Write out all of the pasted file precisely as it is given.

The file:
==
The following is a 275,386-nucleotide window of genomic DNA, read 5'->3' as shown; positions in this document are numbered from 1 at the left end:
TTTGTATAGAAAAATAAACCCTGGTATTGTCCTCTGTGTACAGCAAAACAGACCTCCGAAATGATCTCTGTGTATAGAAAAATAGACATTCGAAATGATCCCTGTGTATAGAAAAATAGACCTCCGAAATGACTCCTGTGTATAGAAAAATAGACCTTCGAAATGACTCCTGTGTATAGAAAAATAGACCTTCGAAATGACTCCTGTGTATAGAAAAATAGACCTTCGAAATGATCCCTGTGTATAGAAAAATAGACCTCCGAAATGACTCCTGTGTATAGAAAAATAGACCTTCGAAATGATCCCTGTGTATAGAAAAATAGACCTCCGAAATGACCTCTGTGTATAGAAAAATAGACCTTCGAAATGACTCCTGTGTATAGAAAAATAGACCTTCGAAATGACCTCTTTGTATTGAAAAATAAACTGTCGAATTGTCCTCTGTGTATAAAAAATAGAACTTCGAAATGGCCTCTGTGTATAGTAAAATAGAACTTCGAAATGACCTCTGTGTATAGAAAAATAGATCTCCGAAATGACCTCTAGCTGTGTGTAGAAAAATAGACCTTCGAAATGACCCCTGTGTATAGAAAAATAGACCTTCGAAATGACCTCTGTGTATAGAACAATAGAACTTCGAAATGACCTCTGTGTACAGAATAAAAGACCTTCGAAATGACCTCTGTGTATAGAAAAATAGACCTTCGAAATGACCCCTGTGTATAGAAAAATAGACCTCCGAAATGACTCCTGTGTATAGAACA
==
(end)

The following is a 275,386-nucleotide window of genomic DNA, read 5'->3' as shown; positions in this document are numbered from 1 at the left end:
TTTGTATAGAAAAATAAACCCTGGTATTGTCCTCTGTGTACAGCAAAACAGACCTCCGAAATGATCTCTGTGTATAGAAAAATAGACATTCGAAATGATCCCTGTGTATAGAAAAATAGACCTCCGAAATGACTCCTGTGTATAGAAAAATAGACCTTCGAAATGACTCCTGTGTATAGAAAAATAGACCTTCGAAATGACTCCTGTGTATAGAAAAATAGACCTTCGAAATGATCCCTGTGTATAGAAAAATAGACCTCCGAAATGACTCCTGTGTATAGAAAAATAGACCTTCGAAATGATCCCTGTGTATAGAAAAATAGACCTCCGAAATGACCTCTGTGTATAGAAAAATAGACCTTCGAAATGACTCCTGTGTATAGAAAAATAGACCTTCGAAATGACCTCTTTGTATTGAAAAATAAACTGTCGAATTGTCCTCTGTGTATAAAAAATAGAACTTCGAAATGGCCTCTGTGTATAGTAAAATAGAACTTCGAAATGACCTCTGTGTATAGAAAAATAGATCTCCGAAATGACCTCTAGCTGTGTGTAGAAAAATAGACCTTCGAAATGACCCCTGTGTATAGAAAAATAGACCTTCGAAATGACCTCTGTGTATAGAACAATAGAACTTCGAAATGACCTCTGTGTACAGAATAAAAGACCTTCGAAATGACCTCTGTGTATAGAAAAATAGACCTTCGAAATGACCCCTGTGTATAGAAAAATAGACCTCCGAAATGACTCCTGTGTATAGAACA